Pull out onto a large piece of cling wrap (I stitch two pieces together with the seam in the middle). Dust the top of the dough with flour. Place a sheet of parchment paper over the dough and flip to the parchment side—cling-wrap side up. Add a little more flour if needed. Roll the dough out to a 14-inch round or larger. When you are happy with the shape and thickness of the pizza crust, leave it to rest for at least 10 minutes.
This pizza pan has been through it all. I bought this when I was in college and moved into an apartment for the first time. I didn’t have anything that resembled a cookie sheet or pizza pan. I couldn’t afford both so I got this so it could do double duty. It has been one of the cheapest and handiest of kitchen utilities. 20 years later I’m still using it almost daily to make everything from cinnamon toast to biscuits. I’m about to use it in place of a pizza peel (that’s one of those wooden paddle-looking-things with a long handle – the pizza bakers slide pies in and out of the wood burning ovens with the peel.)
Slide the pan (or cookie sheet) under the dough and beneath the parchment. This is how we’re getting the dough onto the pizza stone. Remember pizza dough is sticky and once the pie is loaded up, it’s heavy. After you get it on the pan, take the cling wrap off. Ta-dah.
Now we’re ready to put on the toppings. Use your favorite bottled sauce or you can make a quickie sauce. Spread the sauce around. Add the meat of choice (or not). Here I’m using pepperoni and sausage. No need to brown the sausage prior, it will thoroughly cook in the overall process. Add your veggies. In this pie, I’m adding green and black olives with orange bell pepper. It’s really about what you like at this point. If you want to skip the whole thing you can. Top with mozzarella cheese.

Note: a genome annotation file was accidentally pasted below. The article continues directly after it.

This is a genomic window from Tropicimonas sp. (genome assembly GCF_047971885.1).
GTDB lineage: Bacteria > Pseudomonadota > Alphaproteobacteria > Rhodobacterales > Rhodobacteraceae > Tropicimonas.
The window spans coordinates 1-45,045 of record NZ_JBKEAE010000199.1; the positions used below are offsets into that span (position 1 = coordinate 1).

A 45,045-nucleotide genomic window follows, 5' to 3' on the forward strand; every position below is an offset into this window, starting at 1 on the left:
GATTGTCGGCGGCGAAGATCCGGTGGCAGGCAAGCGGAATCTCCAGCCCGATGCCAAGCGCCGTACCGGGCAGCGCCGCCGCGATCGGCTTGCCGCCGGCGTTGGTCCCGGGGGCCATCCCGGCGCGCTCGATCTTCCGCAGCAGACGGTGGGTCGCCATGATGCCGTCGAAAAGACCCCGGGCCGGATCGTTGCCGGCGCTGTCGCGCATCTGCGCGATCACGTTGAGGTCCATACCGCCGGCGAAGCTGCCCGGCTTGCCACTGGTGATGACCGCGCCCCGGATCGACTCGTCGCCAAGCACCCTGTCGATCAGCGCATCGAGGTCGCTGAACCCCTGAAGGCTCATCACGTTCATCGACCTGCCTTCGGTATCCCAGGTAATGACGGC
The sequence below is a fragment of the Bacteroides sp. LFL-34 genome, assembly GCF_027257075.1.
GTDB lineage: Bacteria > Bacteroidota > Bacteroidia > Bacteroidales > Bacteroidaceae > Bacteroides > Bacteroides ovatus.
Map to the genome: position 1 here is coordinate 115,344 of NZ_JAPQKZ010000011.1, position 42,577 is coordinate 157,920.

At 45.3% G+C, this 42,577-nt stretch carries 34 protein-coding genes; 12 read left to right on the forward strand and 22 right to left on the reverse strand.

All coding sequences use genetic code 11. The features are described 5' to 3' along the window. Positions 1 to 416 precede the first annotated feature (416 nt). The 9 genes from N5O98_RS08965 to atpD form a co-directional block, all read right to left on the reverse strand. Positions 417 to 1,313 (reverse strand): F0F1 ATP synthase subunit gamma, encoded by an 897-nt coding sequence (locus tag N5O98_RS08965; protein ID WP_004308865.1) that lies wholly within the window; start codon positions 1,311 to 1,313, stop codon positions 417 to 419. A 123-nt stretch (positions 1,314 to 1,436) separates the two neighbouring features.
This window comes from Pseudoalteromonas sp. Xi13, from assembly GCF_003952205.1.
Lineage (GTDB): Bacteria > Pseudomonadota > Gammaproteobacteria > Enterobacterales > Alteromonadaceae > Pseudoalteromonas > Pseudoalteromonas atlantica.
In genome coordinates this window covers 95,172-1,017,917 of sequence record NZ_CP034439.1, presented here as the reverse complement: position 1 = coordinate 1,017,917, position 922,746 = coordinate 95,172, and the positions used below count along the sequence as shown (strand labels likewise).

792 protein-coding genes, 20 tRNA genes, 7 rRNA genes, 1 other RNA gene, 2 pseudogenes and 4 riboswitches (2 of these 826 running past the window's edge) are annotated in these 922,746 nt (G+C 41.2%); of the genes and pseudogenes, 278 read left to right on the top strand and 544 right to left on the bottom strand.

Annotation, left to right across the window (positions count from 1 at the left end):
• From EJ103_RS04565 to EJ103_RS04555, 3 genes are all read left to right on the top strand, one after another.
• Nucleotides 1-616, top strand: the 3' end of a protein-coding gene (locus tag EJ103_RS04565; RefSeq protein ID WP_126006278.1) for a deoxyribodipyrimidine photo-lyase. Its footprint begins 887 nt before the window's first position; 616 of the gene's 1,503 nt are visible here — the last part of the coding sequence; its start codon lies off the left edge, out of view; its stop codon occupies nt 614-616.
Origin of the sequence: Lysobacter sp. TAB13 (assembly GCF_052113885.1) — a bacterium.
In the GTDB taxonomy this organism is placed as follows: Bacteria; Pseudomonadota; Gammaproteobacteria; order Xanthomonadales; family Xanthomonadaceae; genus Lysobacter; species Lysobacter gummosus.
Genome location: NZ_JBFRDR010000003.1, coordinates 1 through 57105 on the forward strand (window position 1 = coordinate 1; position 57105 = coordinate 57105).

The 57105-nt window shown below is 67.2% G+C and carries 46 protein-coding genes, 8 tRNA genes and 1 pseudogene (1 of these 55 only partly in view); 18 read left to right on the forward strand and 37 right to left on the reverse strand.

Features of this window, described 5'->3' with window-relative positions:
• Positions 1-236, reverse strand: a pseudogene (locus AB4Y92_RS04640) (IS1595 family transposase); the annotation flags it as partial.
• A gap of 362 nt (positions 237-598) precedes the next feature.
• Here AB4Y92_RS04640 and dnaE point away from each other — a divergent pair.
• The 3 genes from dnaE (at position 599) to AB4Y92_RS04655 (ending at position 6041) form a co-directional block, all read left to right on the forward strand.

Slide the pizza onto the stone inside the oven. The parchment can go right on top of the pizza stone. (I only have 2 hands so, that was impossible to capture in photos. Sorry, y’all)
OMG! I have died and gone to pizza heaven. And, Yes! It is worth it to make your very own homemade pizza pie.
I’ve been thinking about this post for 30 days and there was no way to write this in advance. On November 1st I decided to write a blog a day. Tonight marks the 30th post for the month of November. And I’m proud that I completed the goal. It’s been a struggle, I couldn’t’ have done it without the help of my husband in the evenings. November is a very busy month in general for our family and especially since the end of the month leads up to two of the busiest days in my annual calendar, not counting Thanksgiving.
In order to accomplish a blog a day, I had to really think and plan ahead. There were days when I would sit down at 8 or 9 p.m. wondering what I was going to write about that day. Some days the blog seemed to write itself, especially when I could recognize the gift of that day.